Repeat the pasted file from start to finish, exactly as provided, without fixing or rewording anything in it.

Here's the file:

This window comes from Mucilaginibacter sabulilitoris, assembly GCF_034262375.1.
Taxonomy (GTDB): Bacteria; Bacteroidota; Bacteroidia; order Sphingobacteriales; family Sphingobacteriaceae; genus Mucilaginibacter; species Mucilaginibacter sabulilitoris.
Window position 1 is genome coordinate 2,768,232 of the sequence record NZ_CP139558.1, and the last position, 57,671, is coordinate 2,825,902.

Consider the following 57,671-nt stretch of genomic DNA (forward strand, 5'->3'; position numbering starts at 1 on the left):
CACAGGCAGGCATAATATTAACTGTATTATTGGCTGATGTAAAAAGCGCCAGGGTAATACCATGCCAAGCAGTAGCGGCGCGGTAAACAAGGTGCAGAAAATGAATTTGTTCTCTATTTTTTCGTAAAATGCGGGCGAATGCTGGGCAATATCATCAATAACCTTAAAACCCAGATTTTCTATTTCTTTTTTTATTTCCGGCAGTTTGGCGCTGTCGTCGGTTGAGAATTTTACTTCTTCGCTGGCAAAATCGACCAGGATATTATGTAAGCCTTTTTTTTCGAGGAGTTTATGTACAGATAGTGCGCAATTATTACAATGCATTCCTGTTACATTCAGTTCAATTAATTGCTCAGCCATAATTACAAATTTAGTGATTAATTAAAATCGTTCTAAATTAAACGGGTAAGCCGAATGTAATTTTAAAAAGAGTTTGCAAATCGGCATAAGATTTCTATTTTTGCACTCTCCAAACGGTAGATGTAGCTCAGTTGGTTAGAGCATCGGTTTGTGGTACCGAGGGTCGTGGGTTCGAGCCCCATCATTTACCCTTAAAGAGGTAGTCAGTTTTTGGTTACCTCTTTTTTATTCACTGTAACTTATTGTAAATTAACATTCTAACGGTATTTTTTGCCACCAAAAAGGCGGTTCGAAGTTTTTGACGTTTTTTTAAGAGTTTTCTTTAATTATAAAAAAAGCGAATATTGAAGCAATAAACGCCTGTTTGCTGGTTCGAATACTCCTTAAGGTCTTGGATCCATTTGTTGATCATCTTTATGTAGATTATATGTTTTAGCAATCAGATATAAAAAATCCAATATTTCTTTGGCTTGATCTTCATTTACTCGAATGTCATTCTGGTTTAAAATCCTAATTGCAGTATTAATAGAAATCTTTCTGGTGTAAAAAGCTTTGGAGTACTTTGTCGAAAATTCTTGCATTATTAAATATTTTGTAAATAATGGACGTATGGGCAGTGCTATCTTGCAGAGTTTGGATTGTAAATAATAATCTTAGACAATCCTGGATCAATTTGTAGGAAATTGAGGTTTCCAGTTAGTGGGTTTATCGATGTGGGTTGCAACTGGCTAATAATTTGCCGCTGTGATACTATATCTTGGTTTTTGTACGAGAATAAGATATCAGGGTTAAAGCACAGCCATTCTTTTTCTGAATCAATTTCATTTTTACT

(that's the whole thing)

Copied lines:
This window comes from Mucilaginibacter sabulilitoris, assembly GCF_034262375.1.
Taxonomy (GTDB): Bacteria; Bacteroidota; Bacteroidia; order Sphingobacteriales; family Sphingobacteriaceae; genus Mucilaginibacter; species Mucilaginibacter sabulilitoris.
Window position 1 is genome coordinate 2,768,232 of the sequence record NZ_CP139558.1, and the last position, 57,671, is coordinate 2,825,902.

Consider the following 57,671-nt stretch of genomic DNA (forward strand, 5'->3'; position numbering starts at 1 on the left):
CACAGGCAGGCATAATATTAACTGTATTATTGGCTGATGTAAAAAGCGCCAGGGTAATACCATGCCAAGCAGTAGCGGCGCGGTAAACAAGGTGCAGAAAATGAATTTGTTCTCTATTTTTTCGTAAAATGCGGGCGAATGCTGGGCAATATCATCAATAACCTTAAAACCCAGATTTTCTATTTCTTTTTTTATTTCCGGCAGTTTGGCGCTGTCGTCGGTTGAGAATTTTACTTCTTCGCTGGCAAAATCGACCAGGATATTATGTAAGCCTTTTTTTTCGAGGAGTTTATGTACAGATAGTGCGCAATTATTACAATGCATTCCTGTTACATTCAGTTCAATTAATTGCTCAGCCATAATTACAAATTTAGTGATTAATTAAAATCGTTCTAAATTAAACGGGTAAGCCGAATGTAATTTTAAAAAGAGTTTGCAAATCGGCATAAGATTTCTATTTTTGCACTCTCCAAACGGTAGATGTAGCTCAGTTGGTTAGAGCATCGGTTTGTGGTACCGAGGGTCGTGGGTTCGAGCCCCATCATTTACCCTTAAAGAGGTAGTCAGTTTTTGGTTACCTCTTTTTTATTCACTGTAACTTATTGTAAATTAACATTCTAACGGTATTTTTTGCCACCAAAAAGGCGGTTCGAAGTTTTTGACGTTTTTTTAAGAGTTTTCTTTAATTATAAAAAAAGCGAATATTGAAGCAATAAACGCCTGTTTGCTGGTTCGAATACTCCTTAAGGTCTTGGATCCATTTGTTGATCATCTTTATGTAGATTATATGTTTTAGCAATCAGATATAAAAAATCCAATATTTCTTTGGCTTGATCTTCATTTACTCGAATGTCATTCTGGTTTAAAATCCTAATTGCAGTATTAATAGAAATCTTTCTGGTGTAAAAAGCTTTGGAGTACTTTGTCGAAAATTCTTGCATTATTAAATATTTTGTAAATAATGGACGTATGGGCAGTGCTATCTTGCAGAGTTTGGATTGTAAATAATAATCTTAGACAATCCTGGATCAATTTGTAGGAAATTGAGGTTTCCAGTTAGTGGGTTTATCGATGTGGGTTGCAACTGGCTAATAATTTGCCGCTGTGATACTATATCTTGGTTTTTGTACGAGAATAAGATATCAGGGTTAAAGCACAGCCATTCTTTTTCTGAATCAATTTCATTTTTACT